Students’ Responses to CL-Based Teaching of English Prepositions

Bui Phu HUNG1, Vien TRUONG2, Ngoc Vu NGUYEN3
1Ph.D. candidate at Hue University of Foreign Languages and Vice Dean at Van Hien University, VIETNAM,
2Associate Professor at Hue Univertsity of Foreign Languages, VIETNAM,
3Associate Professor at Ho Chi Minh City University
DOI: 10.14689/ejer.2018.73.3


Purpose: Most EFL textbooks suggest the use of vivid pictures and verbal explanations in teaching English prepositions. However, this word class appears in collocations, and rote-learning does not really help learners retain and use this word class successfully. Cognitive linguistics (CL) has implications for English language teaching as it rests against the relationship between the human mind and language. Several experimental studies have aimed to investigate the effects of CL-based treatment on learners’ retention of target foreign or second language. However, most of these studies have not placed an emphasis on the learners’ opinions of CL-based teaching. This current study aimed to collect college students’ responses to CL-based teaching of English prepositions.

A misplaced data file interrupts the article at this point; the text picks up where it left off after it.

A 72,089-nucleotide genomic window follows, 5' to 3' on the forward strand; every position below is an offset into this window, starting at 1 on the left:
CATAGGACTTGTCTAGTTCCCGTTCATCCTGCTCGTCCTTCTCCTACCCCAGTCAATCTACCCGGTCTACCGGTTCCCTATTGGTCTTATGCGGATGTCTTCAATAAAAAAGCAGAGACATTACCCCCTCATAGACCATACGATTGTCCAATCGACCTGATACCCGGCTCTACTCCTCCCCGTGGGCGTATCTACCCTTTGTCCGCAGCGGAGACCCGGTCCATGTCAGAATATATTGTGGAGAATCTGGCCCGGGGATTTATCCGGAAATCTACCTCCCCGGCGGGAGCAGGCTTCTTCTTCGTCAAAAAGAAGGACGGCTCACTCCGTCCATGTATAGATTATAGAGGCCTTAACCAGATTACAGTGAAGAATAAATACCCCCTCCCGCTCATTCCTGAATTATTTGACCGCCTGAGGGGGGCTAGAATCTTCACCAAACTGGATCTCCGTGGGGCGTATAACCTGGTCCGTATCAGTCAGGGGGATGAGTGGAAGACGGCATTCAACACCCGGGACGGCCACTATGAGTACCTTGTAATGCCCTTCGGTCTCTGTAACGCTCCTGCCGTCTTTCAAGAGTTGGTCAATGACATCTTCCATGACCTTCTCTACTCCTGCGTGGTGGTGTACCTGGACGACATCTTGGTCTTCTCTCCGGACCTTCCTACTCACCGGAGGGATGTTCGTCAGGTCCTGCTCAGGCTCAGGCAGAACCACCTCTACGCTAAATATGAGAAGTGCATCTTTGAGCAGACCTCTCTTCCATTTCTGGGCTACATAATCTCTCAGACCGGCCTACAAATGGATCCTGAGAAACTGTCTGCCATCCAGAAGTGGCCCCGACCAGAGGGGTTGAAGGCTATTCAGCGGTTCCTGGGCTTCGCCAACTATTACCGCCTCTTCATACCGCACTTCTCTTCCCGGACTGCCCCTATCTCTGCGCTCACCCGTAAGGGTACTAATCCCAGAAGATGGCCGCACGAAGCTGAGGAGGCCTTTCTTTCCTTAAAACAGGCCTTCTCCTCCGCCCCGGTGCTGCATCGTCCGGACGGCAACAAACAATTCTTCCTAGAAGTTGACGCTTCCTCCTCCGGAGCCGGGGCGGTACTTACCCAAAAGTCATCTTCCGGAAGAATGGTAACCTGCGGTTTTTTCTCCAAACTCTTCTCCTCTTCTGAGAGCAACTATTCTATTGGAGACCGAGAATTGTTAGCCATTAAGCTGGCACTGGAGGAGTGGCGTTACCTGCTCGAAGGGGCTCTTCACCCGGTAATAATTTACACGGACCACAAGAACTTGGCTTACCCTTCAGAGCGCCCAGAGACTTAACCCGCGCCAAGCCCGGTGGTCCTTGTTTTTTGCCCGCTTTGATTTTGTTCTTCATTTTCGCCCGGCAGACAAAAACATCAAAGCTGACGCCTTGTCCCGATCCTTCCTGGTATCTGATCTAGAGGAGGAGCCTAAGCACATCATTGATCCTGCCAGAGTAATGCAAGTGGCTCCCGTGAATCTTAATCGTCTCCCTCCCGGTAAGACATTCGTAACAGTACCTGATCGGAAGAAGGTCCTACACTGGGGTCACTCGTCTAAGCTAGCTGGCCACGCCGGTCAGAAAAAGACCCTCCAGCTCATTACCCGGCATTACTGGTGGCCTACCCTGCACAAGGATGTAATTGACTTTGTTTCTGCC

Research Methods: The study was conducted for four weeks, with a 90-minute session each time per week. The students learned the spatial meanings and then the metaphorical meanings of the ten prepositions above, among, at, behind, beside, between, in, in front of, on, and under. Questionnaires were administered before the study to collect the participants’ opinions of the traditional teaching (primarily based on vivid pictures and verbal explanations) and after the study to collect the participants’ opinions of the CL-based teaching of the prepositions. The participants’ responses to the questionnaires were subject to comparison. Their responses in the interview after the study provided an in-depth qualitative analysis of the quantitative findings from the questionnaires. Results: All students generally showed positive opinions of the treatment and believed that the instructions were appropriate and positively affected their memories of the prepositions. They especially appreciated the use of image schemas to teach the semantics of the prepositions.

Implications for Research and Practice: Most participants became more confident in both understanding and using the prepositions under CL-based teaching.

Keywords: Cognitive linguistics, English prepositions, spatial meanings, conceptual metaphors, domain mapping.